After two of the most well celebrated albums of all time, we take a deeper cut, and perhaps a bit of a time travel, with today’s selection. The challenge with compilation albums is trying to decide where to sequence them. In 1971, Freddie King was still a very successful performing and recording artist, appearing on main-stream rock bills with rock legends like Led Zeppelin and Eric Clapton. That being said, his recording career dates way back to the 1950s, and the sound of this album is very consistent with some of the other blues artists of that era, including the other two “Kings”, B.B. and Albert. Freddie King is Texas born, and after moving to Chicago, was ultimately recognized by both locations as a favorite son. On this album, “Blues 20 Hits”, you get a full range of his talent, and it is the 10th rated blues album of all time on digitaldreamdoors.com.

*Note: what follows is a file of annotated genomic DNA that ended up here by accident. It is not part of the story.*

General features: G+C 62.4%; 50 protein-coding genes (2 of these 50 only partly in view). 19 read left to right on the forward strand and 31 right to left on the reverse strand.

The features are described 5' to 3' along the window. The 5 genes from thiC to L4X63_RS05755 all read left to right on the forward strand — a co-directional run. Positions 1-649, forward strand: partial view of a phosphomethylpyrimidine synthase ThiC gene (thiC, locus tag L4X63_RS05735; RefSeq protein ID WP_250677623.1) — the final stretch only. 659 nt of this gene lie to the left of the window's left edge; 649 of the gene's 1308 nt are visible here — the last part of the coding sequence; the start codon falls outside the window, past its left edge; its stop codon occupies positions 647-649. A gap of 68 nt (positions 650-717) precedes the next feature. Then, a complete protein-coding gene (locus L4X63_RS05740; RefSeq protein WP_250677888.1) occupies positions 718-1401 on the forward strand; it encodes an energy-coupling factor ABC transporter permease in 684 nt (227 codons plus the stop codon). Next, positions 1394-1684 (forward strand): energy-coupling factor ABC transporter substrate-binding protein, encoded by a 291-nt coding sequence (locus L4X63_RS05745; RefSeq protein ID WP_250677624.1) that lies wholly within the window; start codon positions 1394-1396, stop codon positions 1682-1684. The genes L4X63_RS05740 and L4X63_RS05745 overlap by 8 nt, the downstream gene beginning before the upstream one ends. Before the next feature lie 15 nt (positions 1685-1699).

Approximately half the album is instrumental with King on guitar, but his vocals shine through strongly on the songs he does sing. Having listened to as much blues music as I have during this journey, this album certainly rates up there with his contemporaries, and is a great addition to the blues library. Like many of these albums, there aren’t many songs that stand out above the rest, but that is more a testament to the consistency of the sound. I do really like “I’m Tore Down”, “San-Ho-Zay”, “Nickel Plated”, “Just Pickin’”, which sounds like the natural predecessor to “Scuttle Buttin’” by Stevie Ray Vaughan, and “Man Hole”. There isn’t a bad song on this album; Freddie King stands proudly among the 3 Kings of Blues, and all of his other peers of the era.